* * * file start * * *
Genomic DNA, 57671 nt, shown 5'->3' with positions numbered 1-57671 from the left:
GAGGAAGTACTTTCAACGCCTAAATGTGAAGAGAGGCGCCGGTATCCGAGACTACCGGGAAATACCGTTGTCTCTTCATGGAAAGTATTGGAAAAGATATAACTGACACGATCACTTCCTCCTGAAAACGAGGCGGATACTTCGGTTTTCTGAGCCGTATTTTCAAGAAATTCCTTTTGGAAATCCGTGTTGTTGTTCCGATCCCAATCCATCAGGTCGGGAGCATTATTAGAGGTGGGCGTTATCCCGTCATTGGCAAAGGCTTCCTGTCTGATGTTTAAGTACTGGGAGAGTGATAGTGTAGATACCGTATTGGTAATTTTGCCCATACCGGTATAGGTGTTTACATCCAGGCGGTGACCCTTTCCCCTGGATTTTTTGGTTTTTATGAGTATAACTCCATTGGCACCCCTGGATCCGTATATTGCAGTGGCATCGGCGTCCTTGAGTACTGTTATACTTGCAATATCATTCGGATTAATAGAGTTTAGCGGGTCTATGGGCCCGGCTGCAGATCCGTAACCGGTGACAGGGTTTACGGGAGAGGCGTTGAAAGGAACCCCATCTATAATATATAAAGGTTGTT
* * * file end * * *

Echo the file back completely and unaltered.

Genomic DNA, 57671 nt, shown 5'->3' with positions numbered 1-57671 from the left:
GAGGAAGTACTTTCAACGCCTAAATGTGAAGAGAGGCGCCGGTATCCGAGACTACCGGGAAATACCGTTGTCTCTTCATGGAAAGTATTGGAAAAGATATAACTGACACGATCACTTCCTCCTGAAAACGAGGCGGATACTTCGGTTTTCTGAGCCGTATTTTCAAGAAATTCCTTTTGGAAATCCGTGTTGTTGTTCCGATCCCAATCCATCAGGTCGGGAGCATTATTAGAGGTGGGCGTTATCCCGTCATTGGCAAAGGCTTCCTGTCTGATGTTTAAGTACTGGGAGAGTGATAGTGTAGATACCGTATTGGTAATTTTGCCCATACCGGTATAGGTGTTTACATCCAGGCGGTGACCCTTTCCCCTGGATTTTTTGGTTTTTATGAGTATAACTCCATTGGCACCCCTGGATCCGTATATTGCAGTGGCATCGGCGTCCTTGAGTACTGTTATACTTGCAATATCATTCGGATTAATAGAGTTTAGCGGGTCTATGGGCCCGGCTGCAGATCCGTAACCGGTGACAGGGTTTACGGGAGAGGCGTTGAAAGGAACCCCATCTATAATATATAAAGGTTGTT